Scientists have, for the first time, picked up the ripples in space-time caused by the collision of a neutron star and a black hole.
Two instances of this violent cosmic event have been detected using the Advanced LIGO and Virgo gravitational wave detectors, details of which have been published today in Astrophysical Journal Letters.
Though previous gravitational wave detections have spotted black holes colliding, and neutron stars merging, this is the first time that scientists have detected a collision from one of each.
Dr Vivien Raymond, from Cardiff University’s Gravity Exploration Institute, said: “After the detections of black holes merging together, and neutron stars merging together, we finally have the final piece of the puzzle: black holes swallowing neutron stars whole. This observation really completes our picture of the densest objects in the universe and their diet.”
Gravitational waves are produced when celestial objects collide and the ensuing energy creates ripples in the fabric of space-time which travel all the way to the detectors we have here on Earth.
On 5 January 2020, the Advanced LIGO (ALIGO) detector in Louisiana in the US and the Advanced Virgo detector in Italy observed gravitational waves from this entirely new type of astronomical system.
The detectors picked up the final throes of the death spiral between a neutron star and a black hole as they circled ever closer and merged together.
Remarkably, on 15 January, a second signal was picked up by Virgo and both ALIGO detectors – in Louisiana and Washington state – again coming from the final orbits and smashing together of another neutron star and black hole pair.
Researchers from Cardiff University, who form part of the LIGO Scientific Collaboration, played a crucial role in the data analysis of both events, unpicking the gravitational wave signals and painting a picture of how the extreme collisions played out.
This involved generating millions of possible gravitational waves and matching them to the observed data to determine the properties of the objects that produced the signals in the first place, such as their masses and their location in the sky.
From the data they were able to infer that the first signal, dubbed GW200105, was caused by a 9-solar mass black hole colliding with a 1.9-solar mass neutron star.
Dr Charlie Hoy, a postdoctoral researcher in Gravity Exploration Institute, who also contributed to the analysis, said: “Although GW200105 was found in only one detector, we are confident that it is a real event and not just random noise from our detectors. It passed all of our quality checks and its shape is unlike random noise artefacts that we have seen before.”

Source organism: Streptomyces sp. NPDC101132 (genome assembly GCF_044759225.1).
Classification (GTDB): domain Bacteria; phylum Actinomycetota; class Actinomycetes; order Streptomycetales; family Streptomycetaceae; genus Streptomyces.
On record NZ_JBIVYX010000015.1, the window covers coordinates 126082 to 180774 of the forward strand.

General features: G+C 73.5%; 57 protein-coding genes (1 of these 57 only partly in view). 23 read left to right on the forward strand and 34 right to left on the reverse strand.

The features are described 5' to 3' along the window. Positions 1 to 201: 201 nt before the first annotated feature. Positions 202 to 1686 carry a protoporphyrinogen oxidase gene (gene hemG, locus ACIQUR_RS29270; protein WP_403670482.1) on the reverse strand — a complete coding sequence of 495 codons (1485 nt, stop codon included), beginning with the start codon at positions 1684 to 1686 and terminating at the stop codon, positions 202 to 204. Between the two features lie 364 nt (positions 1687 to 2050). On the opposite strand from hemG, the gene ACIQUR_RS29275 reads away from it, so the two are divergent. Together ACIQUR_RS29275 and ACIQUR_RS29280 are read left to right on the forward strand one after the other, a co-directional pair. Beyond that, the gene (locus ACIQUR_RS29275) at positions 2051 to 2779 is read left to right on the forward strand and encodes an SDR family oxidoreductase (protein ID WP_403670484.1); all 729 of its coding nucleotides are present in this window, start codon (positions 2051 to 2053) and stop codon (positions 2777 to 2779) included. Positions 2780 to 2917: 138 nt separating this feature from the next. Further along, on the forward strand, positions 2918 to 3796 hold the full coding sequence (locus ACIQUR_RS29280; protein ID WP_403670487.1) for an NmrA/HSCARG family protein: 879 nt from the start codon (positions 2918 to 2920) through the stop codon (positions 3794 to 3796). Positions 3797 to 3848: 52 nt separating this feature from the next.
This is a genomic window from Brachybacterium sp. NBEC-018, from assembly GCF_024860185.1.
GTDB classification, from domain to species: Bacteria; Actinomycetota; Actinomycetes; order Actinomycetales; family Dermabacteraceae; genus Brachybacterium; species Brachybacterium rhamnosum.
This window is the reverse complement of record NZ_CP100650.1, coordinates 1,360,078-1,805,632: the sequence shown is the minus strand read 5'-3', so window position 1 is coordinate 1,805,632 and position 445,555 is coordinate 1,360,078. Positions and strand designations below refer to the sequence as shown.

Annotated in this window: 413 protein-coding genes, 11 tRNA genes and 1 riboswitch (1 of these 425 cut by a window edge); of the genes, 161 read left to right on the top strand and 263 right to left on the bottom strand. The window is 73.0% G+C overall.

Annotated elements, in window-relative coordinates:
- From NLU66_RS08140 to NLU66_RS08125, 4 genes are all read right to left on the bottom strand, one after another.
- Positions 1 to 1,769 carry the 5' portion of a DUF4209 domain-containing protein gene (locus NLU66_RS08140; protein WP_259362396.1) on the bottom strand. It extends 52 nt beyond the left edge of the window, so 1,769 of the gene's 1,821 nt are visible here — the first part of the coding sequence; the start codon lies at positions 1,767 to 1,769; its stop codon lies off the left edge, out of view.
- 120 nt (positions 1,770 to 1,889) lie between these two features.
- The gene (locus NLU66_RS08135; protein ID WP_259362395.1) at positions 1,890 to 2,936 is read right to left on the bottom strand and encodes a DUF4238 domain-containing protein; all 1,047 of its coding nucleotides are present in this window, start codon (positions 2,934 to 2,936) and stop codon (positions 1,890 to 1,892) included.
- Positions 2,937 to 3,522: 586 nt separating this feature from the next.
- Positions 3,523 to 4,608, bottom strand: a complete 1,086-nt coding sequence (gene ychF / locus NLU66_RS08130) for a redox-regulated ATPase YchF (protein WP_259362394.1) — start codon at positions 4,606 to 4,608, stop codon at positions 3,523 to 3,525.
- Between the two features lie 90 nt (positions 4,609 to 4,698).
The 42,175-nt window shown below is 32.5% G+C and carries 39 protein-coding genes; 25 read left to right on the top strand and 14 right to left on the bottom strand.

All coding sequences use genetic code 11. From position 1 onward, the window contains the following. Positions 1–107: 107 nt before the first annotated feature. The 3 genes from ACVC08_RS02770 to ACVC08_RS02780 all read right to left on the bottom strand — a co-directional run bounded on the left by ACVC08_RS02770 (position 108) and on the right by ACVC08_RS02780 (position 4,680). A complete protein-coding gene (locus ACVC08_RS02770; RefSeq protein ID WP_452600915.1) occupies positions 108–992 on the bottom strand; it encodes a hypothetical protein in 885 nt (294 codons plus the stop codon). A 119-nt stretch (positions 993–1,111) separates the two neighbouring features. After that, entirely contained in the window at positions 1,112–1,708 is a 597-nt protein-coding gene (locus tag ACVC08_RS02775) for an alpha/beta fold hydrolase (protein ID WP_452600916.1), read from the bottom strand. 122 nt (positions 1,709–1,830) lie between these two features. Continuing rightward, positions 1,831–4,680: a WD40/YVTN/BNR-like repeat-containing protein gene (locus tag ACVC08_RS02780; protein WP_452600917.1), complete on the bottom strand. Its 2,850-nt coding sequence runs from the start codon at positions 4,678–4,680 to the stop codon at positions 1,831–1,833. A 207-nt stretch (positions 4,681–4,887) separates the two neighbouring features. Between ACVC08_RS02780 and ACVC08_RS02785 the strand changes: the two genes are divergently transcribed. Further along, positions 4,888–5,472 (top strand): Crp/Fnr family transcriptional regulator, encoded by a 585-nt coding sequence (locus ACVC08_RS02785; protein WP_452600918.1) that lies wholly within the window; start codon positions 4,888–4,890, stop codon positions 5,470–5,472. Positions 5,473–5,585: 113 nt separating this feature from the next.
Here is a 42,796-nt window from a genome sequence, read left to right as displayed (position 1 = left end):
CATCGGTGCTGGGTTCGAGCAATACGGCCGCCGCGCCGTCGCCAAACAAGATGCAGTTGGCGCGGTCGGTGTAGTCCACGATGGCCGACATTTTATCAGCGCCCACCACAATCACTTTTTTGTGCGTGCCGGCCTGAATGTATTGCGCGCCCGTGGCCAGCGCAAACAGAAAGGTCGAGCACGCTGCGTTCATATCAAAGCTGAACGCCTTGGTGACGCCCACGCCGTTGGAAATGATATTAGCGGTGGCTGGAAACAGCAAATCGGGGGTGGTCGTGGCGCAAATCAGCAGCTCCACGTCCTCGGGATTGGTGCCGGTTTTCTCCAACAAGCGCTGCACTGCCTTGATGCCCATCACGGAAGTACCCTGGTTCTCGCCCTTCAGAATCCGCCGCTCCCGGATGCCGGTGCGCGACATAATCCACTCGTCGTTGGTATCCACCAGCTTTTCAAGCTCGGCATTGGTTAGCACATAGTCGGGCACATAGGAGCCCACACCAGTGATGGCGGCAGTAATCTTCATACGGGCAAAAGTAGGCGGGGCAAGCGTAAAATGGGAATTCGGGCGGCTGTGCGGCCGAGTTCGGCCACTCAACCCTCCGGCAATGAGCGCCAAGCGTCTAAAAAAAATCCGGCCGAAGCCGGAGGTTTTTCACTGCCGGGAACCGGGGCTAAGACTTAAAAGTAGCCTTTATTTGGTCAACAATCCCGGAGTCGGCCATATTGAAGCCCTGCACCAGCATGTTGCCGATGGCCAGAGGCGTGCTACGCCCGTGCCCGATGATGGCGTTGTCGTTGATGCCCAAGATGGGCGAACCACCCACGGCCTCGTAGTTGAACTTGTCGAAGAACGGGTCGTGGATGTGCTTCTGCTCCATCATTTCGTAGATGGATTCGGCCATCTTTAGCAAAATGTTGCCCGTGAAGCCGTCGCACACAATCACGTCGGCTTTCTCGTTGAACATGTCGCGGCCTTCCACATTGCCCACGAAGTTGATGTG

Analysis of the second event, GW200115, which was detected just 10 days later, showed that it came from the merger of a 6-solar mass black hole with a 1.5-solar mass neutron star, and that it took place at a slightly larger distance of around 1 billion light-years from Earth.
“Virginia D’Emilio, one of my PhD students in the Gravity Exploration Institute, was a leading contributor to the inference of the sources’ properties, thus confirming their neutron-star and black-hole nature, and a member of the team leading the publication. This was a challenging and critical investigation with far reaching impact in the field,” continued Dr Raymond.
For several years, since the first ever direct detection of gravitational waves in 2015, astronomers have predicted that this type of system – a black hole and neutron star merger – could exist, but without any compelling observational evidence.
Now that gravitational wave scientists have finally witnessed the existence of this new type of system, their detection will bring important new clues about how black holes and neutron stars form.
This will be helped by a new £9.4m grant for gravitational wave research awarded to UK universities and institutes by the STFC, £3m of which will go to Cardiff University over the next three years.
Professor Stephen Fairhurst, Director of the Gravity Exploration Institute at Cardiff University said: “The LIGO and Virgo detectors will begin a fourth data-taking run in the summer of 2022, with an increased sensitivity. During the run, we are very likely to observe additional mergers of Neutron Stars and Black Holes and gain a better understanding of how these systems form.
“Cardiff University has recently been awarded £3m of funding which will enable us to continue to play a leading role in identifying and understanding gravitational wave signals in the coming observing runs.”